Offline Rennhack

Re: Are understaffed outages injuring techs?
« Reply #31 on: May 27, 2014, 12:01 »
Who do you think is paying for the "free" health insurance for those individuals that can not pay for their own?

I am.

By the way, this is getting political, and will have to be moved to the Gold Member area where political topics are discussed, if it does not swing back to the original topic, and away from politics.
« Last Edit: May 27, 2014, 12:02 by Rennhack »

radbrat

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Re: Are understaffed outages injuring techs?
« Reply #32 on: May 27, 2014, 02:12 »
Well here is my list of jobs that I would rate as more strenuous than Nuclear Plants.
1. Residential/Commercial Construction - No. 4 on your list
2. New build fossil plants, i.e. coal, gas, or ethanol
3. Fossil plant outages
4. Pipeline work
5. Process Plants, i.e. paper mills, plastic production, etc.
6. Chemical plants
7. Oil rig platforms, or oil field work
9. Commercial boats, i.e. fishing, tug, or transport - No. 2 on your list
10. Natural Gas fracking sites
11. Large operation bridge and road crews - No. 10 on your list, maybe?

Only three on my list correspond with your quoted list of 10. I'm not trying to downplay the work or it's importance. I'm just saying it isn't as hard as some make it out to be. More physically demanding than an accountant? Yes, but that is apples and oranges. Compared to other Industrial Construction jobs nuke plants are the safest which makes it easier work.  [2cents]

Actually this list is comparing apples to oranges....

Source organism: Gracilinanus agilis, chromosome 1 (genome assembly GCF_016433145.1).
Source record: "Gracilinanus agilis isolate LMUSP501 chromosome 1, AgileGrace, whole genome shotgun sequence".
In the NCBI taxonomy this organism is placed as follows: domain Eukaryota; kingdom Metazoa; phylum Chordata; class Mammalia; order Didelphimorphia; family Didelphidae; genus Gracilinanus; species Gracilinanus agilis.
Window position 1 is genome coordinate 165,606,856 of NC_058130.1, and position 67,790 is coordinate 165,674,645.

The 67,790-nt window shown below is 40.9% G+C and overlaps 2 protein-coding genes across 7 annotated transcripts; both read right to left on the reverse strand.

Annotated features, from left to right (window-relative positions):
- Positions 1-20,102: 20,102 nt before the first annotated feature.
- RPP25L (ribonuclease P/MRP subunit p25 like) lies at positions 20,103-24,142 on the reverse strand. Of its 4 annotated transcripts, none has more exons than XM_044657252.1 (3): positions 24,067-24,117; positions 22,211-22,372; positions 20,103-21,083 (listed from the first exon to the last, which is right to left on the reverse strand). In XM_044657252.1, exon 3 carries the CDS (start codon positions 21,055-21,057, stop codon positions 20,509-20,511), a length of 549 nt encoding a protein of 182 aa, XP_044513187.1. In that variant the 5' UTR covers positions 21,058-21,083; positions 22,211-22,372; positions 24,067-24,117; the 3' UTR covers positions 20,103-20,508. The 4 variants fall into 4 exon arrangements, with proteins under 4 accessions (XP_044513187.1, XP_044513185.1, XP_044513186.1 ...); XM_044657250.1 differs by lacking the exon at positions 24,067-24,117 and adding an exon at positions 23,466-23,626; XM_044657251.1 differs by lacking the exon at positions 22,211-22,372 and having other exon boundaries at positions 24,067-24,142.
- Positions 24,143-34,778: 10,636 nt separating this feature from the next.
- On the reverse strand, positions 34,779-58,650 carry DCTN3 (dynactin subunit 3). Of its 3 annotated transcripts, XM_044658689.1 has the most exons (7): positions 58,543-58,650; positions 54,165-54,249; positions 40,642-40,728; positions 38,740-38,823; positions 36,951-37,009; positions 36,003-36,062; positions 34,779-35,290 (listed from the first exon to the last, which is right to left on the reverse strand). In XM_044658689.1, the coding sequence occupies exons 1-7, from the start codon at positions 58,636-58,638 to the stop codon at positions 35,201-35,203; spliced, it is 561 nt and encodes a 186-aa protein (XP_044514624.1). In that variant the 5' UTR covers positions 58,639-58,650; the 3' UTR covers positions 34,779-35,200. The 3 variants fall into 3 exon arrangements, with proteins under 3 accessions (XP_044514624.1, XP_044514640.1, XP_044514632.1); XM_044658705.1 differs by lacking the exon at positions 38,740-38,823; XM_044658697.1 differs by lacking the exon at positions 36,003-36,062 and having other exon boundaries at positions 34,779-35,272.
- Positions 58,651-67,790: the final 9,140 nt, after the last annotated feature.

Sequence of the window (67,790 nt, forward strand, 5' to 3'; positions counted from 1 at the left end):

These are..IIRC... a list of dangerous occupations and the mortality rates.
Nuke power may be a lot safer...but it doesn't mean it is less strenuous...especially for the older tech's and the obstacles they have to overcome due to the current mandate of shorter outages and fewer tech's.
Here’s my observation and sorta what sticks in my "hmmmm craw" about these ruminations,…

Let’s take a trip back to the 1980’s when most of the techs who are the subject matter of this thread were somewhere between 25 and 35 years of age,…

How many times have I listened to these old war horses tell war stories relating how the contemporary techs have no idea what it was like to pull a six hour stint dressed out in plastics or a bubble suit, breathing stale forced air while pissing in your boot during a mondo generator jump?!?!?!?

It was the time of Randy Savage, Hulksters, Hacksaw Jim Duggan, Die Hard, Cyborg, Robocop and mondo macho RP techs if you listen to the tales and the stories,...

And then I read this:

So what is it?!?!?!

Were the current gaggle of greater than half a centuries really spheres to the vertical surface monster techs in their prime?!?!?!

Or were they a bunch of pampered wussies working three in and three out with company sponsored keggers and hundred dollar cheeseburgers getting ‘em through the horror of being dressed out 50% of the time, then running the cribbage board the other 50%?!?!?!